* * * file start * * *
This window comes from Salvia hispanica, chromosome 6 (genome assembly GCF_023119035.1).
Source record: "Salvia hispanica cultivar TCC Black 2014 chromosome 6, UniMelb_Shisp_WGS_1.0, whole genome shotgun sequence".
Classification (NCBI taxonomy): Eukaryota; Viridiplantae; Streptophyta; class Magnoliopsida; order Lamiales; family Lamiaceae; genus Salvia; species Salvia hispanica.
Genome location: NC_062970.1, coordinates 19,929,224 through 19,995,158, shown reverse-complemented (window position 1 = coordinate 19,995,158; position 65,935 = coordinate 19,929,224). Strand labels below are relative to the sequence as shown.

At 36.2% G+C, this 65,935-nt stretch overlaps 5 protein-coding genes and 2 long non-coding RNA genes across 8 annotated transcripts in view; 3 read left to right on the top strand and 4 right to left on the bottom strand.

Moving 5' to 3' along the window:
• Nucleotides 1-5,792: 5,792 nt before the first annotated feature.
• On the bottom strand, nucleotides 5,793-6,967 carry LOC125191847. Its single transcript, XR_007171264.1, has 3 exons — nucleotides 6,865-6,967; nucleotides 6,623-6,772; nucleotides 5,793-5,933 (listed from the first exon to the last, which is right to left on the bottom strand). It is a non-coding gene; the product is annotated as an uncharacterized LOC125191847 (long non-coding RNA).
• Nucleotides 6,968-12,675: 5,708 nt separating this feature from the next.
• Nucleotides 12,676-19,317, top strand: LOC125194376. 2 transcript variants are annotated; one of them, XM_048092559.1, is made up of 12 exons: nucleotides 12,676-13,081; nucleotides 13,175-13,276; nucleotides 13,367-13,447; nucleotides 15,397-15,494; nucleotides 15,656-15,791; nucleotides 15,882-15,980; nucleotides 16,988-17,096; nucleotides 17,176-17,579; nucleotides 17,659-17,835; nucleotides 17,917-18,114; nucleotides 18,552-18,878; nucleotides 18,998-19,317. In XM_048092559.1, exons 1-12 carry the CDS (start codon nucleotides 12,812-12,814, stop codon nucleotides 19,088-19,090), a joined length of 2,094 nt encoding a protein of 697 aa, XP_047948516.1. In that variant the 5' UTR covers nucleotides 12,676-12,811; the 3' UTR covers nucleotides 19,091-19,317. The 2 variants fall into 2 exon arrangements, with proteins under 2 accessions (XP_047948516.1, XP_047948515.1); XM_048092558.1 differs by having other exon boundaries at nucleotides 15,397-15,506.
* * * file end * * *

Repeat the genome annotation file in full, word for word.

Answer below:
This window comes from Salvia hispanica, chromosome 6 (genome assembly GCF_023119035.1).
Source record: "Salvia hispanica cultivar TCC Black 2014 chromosome 6, UniMelb_Shisp_WGS_1.0, whole genome shotgun sequence".
Classification (NCBI taxonomy): Eukaryota; Viridiplantae; Streptophyta; class Magnoliopsida; order Lamiales; family Lamiaceae; genus Salvia; species Salvia hispanica.
Genome location: NC_062970.1, coordinates 19,929,224 through 19,995,158, shown reverse-complemented (window position 1 = coordinate 19,995,158; position 65,935 = coordinate 19,929,224). Strand labels below are relative to the sequence as shown.

At 36.2% G+C, this 65,935-nt stretch overlaps 5 protein-coding genes and 2 long non-coding RNA genes across 8 annotated transcripts in view; 3 read left to right on the top strand and 4 right to left on the bottom strand.

Moving 5' to 3' along the window:
• Nucleotides 1-5,792: 5,792 nt before the first annotated feature.
• On the bottom strand, nucleotides 5,793-6,967 carry LOC125191847. Its single transcript, XR_007171264.1, has 3 exons — nucleotides 6,865-6,967; nucleotides 6,623-6,772; nucleotides 5,793-5,933 (listed from the first exon to the last, which is right to left on the bottom strand). It is a non-coding gene; the product is annotated as an uncharacterized LOC125191847 (long non-coding RNA).
• Nucleotides 6,968-12,675: 5,708 nt separating this feature from the next.
• Nucleotides 12,676-19,317, top strand: LOC125194376. 2 transcript variants are annotated; one of them, XM_048092559.1, is made up of 12 exons: nucleotides 12,676-13,081; nucleotides 13,175-13,276; nucleotides 13,367-13,447; nucleotides 15,397-15,494; nucleotides 15,656-15,791; nucleotides 15,882-15,980; nucleotides 16,988-17,096; nucleotides 17,176-17,579; nucleotides 17,659-17,835; nucleotides 17,917-18,114; nucleotides 18,552-18,878; nucleotides 18,998-19,317. In XM_048092559.1, exons 1-12 carry the CDS (start codon nucleotides 12,812-12,814, stop codon nucleotides 19,088-19,090), a joined length of 2,094 nt encoding a protein of 697 aa, XP_047948516.1. In that variant the 5' UTR covers nucleotides 12,676-12,811; the 3' UTR covers nucleotides 19,091-19,317. The 2 variants fall into 2 exon arrangements, with proteins under 2 accessions (XP_047948516.1, XP_047948515.1); XM_048092558.1 differs by having other exon boundaries at nucleotides 15,397-15,506.